Thus, patents that expressly or implicitly require destruction of human embryos are prohibited by the German Patent Act, even if the destruction of the embryo does not constitute a part of the patent claim. In practice, this means that the use of human embryonic stem cells as such is a permissible subject matter, but the technical teaching may not comprise or necessitate the destruction of human embryos. The decision has important practical implications: it is not possible to circumvent the prohibitions of the German Patent Act by innovative wordings of the patent claims. However, it is not necessary to disclose permitted harvesting methods in the patent claims either.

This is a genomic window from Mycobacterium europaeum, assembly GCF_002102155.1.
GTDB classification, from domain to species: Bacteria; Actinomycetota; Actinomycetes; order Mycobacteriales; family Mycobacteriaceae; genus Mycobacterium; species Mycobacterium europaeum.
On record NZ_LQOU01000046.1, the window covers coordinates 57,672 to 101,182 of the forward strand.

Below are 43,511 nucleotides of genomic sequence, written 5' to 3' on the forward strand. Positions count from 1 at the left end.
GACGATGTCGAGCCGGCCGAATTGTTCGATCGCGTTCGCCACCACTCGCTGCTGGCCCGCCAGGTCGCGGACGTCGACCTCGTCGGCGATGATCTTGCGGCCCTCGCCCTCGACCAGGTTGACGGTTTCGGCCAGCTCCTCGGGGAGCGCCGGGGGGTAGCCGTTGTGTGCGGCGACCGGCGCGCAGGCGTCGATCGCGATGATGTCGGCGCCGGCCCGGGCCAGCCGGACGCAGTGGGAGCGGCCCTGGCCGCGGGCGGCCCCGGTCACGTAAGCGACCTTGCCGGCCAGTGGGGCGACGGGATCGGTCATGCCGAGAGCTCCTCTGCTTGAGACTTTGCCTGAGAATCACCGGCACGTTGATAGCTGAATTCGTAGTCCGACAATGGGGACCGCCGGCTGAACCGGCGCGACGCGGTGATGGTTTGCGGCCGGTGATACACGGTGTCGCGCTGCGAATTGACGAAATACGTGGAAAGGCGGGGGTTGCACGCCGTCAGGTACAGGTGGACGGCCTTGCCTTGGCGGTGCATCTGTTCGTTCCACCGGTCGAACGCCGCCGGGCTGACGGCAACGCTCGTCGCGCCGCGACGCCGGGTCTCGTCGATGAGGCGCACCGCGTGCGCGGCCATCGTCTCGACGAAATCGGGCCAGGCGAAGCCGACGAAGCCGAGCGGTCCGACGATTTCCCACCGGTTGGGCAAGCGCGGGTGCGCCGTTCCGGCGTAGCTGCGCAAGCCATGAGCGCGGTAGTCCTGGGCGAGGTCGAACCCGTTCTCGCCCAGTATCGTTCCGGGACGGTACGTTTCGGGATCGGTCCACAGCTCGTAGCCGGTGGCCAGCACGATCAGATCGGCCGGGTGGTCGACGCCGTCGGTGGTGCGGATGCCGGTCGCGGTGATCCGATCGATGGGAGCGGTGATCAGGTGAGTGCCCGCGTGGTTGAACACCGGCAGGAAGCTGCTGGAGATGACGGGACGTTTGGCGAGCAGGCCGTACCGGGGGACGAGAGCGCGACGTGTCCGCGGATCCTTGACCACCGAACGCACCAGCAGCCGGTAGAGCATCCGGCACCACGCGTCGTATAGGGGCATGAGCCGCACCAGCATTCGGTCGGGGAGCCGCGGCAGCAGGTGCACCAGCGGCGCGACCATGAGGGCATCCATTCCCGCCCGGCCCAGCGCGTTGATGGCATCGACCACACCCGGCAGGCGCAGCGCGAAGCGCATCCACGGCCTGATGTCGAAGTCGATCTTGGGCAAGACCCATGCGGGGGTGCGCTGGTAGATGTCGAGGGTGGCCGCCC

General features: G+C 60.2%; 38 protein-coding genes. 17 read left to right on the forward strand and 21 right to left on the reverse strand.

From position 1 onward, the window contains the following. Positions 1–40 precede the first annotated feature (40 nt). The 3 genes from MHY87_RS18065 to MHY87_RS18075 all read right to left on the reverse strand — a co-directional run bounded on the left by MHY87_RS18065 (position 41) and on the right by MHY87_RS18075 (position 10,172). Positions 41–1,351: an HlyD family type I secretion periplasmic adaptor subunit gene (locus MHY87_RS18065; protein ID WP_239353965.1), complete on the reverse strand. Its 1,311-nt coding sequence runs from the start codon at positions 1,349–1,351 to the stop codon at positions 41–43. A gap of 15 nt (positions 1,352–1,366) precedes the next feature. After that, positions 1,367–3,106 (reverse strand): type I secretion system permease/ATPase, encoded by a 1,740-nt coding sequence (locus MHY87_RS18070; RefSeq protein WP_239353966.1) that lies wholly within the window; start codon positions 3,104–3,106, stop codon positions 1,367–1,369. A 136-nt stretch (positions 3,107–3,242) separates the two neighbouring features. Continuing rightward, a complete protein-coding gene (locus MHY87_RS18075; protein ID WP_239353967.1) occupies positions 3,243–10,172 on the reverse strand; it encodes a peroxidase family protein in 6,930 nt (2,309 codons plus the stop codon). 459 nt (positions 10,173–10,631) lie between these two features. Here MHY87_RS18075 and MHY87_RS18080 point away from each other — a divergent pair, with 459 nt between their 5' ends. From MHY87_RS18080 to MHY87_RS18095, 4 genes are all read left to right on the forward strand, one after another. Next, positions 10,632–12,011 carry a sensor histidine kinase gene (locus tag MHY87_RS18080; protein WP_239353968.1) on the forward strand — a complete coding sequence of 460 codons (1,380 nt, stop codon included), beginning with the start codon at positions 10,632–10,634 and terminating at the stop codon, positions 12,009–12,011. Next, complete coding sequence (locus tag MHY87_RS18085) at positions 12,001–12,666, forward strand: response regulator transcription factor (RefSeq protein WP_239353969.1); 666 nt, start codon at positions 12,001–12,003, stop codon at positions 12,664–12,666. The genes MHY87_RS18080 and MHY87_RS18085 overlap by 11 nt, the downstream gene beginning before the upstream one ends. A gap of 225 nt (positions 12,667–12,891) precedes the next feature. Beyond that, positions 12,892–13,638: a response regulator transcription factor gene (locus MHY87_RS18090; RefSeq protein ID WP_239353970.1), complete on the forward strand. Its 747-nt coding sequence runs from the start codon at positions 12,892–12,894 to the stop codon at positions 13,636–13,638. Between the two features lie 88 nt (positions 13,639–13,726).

Disclaimer: Hannes Snellman Technology Newsletter is intended for information purposes only. It should not be relied upon as legal advice nor should it be used as a basis for any action or final decision without specifically verifying the applicability and relevant issues on their merits in each individual case.